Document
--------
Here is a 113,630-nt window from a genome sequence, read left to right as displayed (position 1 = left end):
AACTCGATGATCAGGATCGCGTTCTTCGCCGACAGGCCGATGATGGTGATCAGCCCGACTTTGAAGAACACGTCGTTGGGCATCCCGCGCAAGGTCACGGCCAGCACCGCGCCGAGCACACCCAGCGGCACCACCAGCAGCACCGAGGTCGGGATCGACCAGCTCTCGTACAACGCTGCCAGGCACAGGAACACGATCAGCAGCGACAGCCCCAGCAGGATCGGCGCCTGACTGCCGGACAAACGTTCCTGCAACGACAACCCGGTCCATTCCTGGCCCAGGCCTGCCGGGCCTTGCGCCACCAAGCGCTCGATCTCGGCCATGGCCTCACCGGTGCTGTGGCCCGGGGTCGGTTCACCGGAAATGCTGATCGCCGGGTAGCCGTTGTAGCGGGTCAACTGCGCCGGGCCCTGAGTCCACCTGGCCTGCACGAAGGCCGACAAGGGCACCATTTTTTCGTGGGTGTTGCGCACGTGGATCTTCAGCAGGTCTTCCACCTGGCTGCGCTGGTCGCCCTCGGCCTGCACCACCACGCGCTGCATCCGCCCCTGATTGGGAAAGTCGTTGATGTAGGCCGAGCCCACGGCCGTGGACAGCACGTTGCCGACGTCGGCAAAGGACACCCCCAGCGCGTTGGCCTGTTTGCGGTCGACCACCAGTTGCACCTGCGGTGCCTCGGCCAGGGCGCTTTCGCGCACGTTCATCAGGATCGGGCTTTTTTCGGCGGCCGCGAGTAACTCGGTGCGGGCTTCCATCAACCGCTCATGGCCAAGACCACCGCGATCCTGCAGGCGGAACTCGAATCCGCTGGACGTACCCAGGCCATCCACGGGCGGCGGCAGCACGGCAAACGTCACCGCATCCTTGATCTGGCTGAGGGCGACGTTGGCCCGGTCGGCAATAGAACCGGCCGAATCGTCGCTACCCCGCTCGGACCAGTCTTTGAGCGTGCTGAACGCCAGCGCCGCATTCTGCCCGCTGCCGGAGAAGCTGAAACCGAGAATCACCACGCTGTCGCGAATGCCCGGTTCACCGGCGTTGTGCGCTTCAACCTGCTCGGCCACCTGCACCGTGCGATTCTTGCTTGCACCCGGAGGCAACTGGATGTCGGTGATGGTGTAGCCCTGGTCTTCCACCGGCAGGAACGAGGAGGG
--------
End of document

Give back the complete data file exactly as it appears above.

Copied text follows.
Here is a 113,630-nt window from a genome sequence, read left to right as displayed (position 1 = left end):
AACTCGATGATCAGGATCGCGTTCTTCGCCGACAGGCCGATGATGGTGATCAGCCCGACTTTGAAGAACACGTCGTTGGGCATCCCGCGCAAGGTCACGGCCAGCACCGCGCCGAGCACACCCAGCGGCACCACCAGCAGCACCGAGGTCGGGATCGACCAGCTCTCGTACAACGCTGCCAGGCACAGGAACACGATCAGCAGCGACAGCCCCAGCAGGATCGGCGCCTGACTGCCGGACAAACGTTCCTGCAACGACAACCCGGTCCATTCCTGGCCCAGGCCTGCCGGGCCTTGCGCCACCAAGCGCTCGATCTCGGCCATGGCCTCACCGGTGCTGTGGCCCGGGGTCGGTTCACCGGAAATGCTGATCGCCGGGTAGCCGTTGTAGCGGGTCAACTGCGCCGGGCCCTGAGTCCACCTGGCCTGCACGAAGGCCGACAAGGGCACCATTTTTTCGTGGGTGTTGCGCACGTGGATCTTCAGCAGGTCTTCCACCTGGCTGCGCTGGTCGCCCTCGGCCTGCACCACCACGCGCTGCATCCGCCCCTGATTGGGAAAGTCGTTGATGTAGGCCGAGCCCACGGCCGTGGACAGCACGTTGCCGACGTCGGCAAAGGACACCCCCAGCGCGTTGGCCTGTTTGCGGTCGACCACCAGTTGCACCTGCGGTGCCTCGGCCAGGGCGCTTTCGCGCACGTTCATCAGGATCGGGCTTTTTTCGGCGGCCGCGAGTAACTCGGTGCGGGCTTCCATCAACCGCTCATGGCCAAGACCACCGCGATCCTGCAGGCGGAACTCGAATCCGCTGGACGTACCCAGGCCATCCACGGGCGGCGGCAGCACGGCAAACGTCACCGCATCCTTGATCTGGCTGAGGGCGACGTTGGCCCGGTCGGCAATAGAACCGGCCGAATCGTCGCTACCCCGCTCGGACCAGTCTTTGAGCGTGCTGAACGCCAGCGCCGCATTCTGCCCGCTGCCGGAGAAGCTGAAACCGAGAATCACCACGCTGTCGCGAATGCCCGGTTCACCGGCGTTGTGCGCTTCAACCTGCTCGGCCACCTGCACCGTGCGATTCTTGCTTGCACCCGGAGGCAACTGGATGTCGGTGATGGTGTAGCCCTGGTCTTCCACCGGCAGGAACGAGGAGGG